NEW YORK (Reuters) - The U.S. Environmental Protection Agency will propose new targets for the final three years of the nation’s renewable fuel program in January, replacing ambitious decade-old goals set by Congress with volumes closer to the industry’s current output, two people familiar with the matter said.
The planned reset of the U.S. Renewable Fuel Standard is likely to set up a fresh battle between two industries, with corn growers wanting the highest possible targets to spur investment, and oil companies eyeing the smallest to reduce costs.
The standard, which expires in 2022, was established in 2007 to boost the Corn Belt economy and help wean the country off of fossil fuels. Refiners are required to blend increasing amounts of biofuels like corn-based ethanol into U.S. gasoline and diesel each year, or purchase blending credits from companies that do.
Oil companies say the policy costs them a fortune. Yet it has fallen short of original targets because production has proven more costly and inefficient than expected, even with subsidies.
The two sources, who requested anonymity because they are not authorized to speak publicly about the matter, said on Monday the EPA was planning to slash the 2022 target to bring it closer to current market realities, but added that the agency had not settled on a number.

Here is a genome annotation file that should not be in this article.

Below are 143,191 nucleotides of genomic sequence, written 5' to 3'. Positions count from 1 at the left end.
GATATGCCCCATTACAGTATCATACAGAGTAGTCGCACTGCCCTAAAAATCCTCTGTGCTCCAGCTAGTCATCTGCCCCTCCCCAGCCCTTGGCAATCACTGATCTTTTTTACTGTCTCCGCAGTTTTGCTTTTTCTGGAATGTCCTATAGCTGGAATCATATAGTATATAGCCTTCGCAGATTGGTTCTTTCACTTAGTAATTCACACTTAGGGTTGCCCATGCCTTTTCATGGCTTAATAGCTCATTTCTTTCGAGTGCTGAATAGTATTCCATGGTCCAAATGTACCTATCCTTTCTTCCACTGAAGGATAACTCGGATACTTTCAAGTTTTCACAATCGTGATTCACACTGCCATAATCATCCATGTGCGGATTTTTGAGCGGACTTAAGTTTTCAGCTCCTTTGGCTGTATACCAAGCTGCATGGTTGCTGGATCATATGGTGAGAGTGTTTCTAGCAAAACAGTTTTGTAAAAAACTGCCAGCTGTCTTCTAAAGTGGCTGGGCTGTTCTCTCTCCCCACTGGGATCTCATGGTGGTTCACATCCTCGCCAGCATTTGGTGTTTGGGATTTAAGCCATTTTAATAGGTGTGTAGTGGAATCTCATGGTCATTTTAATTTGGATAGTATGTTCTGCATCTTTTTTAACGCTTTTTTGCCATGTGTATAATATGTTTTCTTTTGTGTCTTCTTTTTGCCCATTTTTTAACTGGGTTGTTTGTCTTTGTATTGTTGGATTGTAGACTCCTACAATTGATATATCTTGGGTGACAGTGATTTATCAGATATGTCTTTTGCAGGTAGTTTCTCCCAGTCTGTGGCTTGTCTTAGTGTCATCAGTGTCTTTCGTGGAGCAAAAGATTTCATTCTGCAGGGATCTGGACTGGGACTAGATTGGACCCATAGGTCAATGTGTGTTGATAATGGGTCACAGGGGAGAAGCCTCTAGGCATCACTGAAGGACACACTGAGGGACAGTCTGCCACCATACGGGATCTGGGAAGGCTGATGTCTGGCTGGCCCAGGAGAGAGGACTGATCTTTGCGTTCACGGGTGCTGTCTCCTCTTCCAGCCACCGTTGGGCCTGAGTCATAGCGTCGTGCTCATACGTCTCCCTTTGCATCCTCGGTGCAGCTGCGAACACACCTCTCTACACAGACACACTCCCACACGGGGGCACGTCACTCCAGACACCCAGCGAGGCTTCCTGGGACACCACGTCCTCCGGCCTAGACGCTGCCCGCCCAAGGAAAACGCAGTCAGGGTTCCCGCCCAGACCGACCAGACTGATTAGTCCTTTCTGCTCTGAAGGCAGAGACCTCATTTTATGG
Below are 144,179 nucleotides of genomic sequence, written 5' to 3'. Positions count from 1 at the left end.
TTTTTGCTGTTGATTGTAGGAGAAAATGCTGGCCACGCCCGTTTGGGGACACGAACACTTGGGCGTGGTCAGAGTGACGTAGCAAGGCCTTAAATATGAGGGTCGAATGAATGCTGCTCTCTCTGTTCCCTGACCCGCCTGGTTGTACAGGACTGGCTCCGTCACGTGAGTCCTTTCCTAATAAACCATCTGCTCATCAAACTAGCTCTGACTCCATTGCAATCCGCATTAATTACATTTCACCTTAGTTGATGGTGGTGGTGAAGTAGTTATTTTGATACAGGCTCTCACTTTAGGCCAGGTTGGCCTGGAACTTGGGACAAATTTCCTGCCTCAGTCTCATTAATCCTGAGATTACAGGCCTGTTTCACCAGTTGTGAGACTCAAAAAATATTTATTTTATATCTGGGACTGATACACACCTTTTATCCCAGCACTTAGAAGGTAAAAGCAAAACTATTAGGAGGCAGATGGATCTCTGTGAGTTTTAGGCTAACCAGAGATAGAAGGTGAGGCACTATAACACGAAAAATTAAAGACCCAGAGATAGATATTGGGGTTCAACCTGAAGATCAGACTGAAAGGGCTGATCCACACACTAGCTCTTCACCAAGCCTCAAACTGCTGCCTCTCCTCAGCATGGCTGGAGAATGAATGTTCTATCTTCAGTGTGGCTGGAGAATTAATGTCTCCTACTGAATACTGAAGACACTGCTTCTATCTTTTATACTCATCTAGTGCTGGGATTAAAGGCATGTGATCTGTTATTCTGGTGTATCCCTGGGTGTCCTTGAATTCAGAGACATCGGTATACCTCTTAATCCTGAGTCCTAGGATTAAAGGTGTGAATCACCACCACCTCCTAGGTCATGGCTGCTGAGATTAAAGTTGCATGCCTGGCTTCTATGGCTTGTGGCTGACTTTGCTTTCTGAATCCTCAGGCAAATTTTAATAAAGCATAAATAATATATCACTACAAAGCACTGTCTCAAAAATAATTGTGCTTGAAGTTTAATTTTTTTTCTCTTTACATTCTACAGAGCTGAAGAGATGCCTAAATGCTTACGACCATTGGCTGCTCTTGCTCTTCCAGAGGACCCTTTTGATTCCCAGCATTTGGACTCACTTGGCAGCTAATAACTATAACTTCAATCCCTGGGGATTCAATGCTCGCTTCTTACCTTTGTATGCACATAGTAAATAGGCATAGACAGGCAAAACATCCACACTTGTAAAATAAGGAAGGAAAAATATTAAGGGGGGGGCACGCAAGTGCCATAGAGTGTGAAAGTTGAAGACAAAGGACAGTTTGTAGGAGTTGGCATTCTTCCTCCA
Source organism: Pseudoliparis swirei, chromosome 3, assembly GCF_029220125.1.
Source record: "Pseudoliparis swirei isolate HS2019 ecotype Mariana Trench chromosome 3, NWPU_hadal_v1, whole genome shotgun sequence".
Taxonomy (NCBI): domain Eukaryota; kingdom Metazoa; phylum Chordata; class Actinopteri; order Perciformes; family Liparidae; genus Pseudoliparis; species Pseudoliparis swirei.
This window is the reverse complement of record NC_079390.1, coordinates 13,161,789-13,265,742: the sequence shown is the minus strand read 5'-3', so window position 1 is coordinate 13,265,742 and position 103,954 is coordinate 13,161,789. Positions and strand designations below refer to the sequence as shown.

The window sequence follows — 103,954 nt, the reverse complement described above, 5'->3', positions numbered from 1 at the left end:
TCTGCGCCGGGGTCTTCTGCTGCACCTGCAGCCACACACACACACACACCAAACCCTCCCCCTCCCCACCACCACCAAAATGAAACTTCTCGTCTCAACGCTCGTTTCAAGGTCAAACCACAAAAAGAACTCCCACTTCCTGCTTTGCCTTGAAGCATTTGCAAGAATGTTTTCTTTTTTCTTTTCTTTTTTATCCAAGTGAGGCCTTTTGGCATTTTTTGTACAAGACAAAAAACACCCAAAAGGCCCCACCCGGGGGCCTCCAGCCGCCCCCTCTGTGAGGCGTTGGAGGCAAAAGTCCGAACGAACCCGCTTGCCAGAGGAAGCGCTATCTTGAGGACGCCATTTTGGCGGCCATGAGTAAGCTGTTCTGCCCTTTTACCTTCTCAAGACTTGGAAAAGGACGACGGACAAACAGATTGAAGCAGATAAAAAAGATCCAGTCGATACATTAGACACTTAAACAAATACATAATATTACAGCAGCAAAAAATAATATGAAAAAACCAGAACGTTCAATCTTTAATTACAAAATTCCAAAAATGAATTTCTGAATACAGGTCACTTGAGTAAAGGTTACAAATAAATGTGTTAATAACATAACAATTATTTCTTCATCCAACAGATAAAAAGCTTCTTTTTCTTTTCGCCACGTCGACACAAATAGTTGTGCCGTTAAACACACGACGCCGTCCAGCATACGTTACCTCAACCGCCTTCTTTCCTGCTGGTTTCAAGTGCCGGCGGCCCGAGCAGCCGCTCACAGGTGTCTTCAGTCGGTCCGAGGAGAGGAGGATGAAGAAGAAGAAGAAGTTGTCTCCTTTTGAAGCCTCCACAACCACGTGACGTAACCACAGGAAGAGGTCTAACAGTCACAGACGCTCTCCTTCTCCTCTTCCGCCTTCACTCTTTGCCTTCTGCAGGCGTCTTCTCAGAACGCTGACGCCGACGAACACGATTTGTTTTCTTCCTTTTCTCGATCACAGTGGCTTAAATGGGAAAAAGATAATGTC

An EPA official confirmed the agency is working with stakeholders on a reset proposal, and aimed to finalize its plan by November 2019.
Congress had hoped biofuel production volumes under the standard would hit 36 billion gallons by 2022. But the industry in 2018 produced only around 20 billion, with advanced biofuels - made from things like corn fiber and algae - posting the biggest shortfalls.
As a result, the EPA has been forced to ignore the statutory targets in its annual rule-making process, setting out instead what it views as more realistic and attainable yearly mandates.
For the first time, the EPA wants to officially rewrite the congressional targets for 2020 through 2022. The Trump administration has tried to reduce compliance costs for refiners, drawing the ire of biofuel producers and their legislative backers.
Oil and agriculture groups said the outcome is crucial.
“We are going to ask and we expect to see lower volumes across the board,” Derrick Morgan, a lobbyist for the American Fuel and Petrochemical Manufacturers, said in a phone interview.
He said the ethanol targets, currently at 15 billion gallons a year, should be more fluid and based on expected gasoline demand. The 2019 ethanol target should be closer to 14 billion gallons, he said, which is 9.7 percent of the U.S. government’s gasoline demand projection.
Biofuel backers say the program should retain loftier targets in its final years to encourage companies to keep investing in new plants and technology.
“Our goal is simple: to keep moving the RFS forward, not backward,” said Emily Skor, chief executive of Growth Energy, a biofuel trade group.
Reporting by Jarrett Renshaw; Editing by Richard Chang
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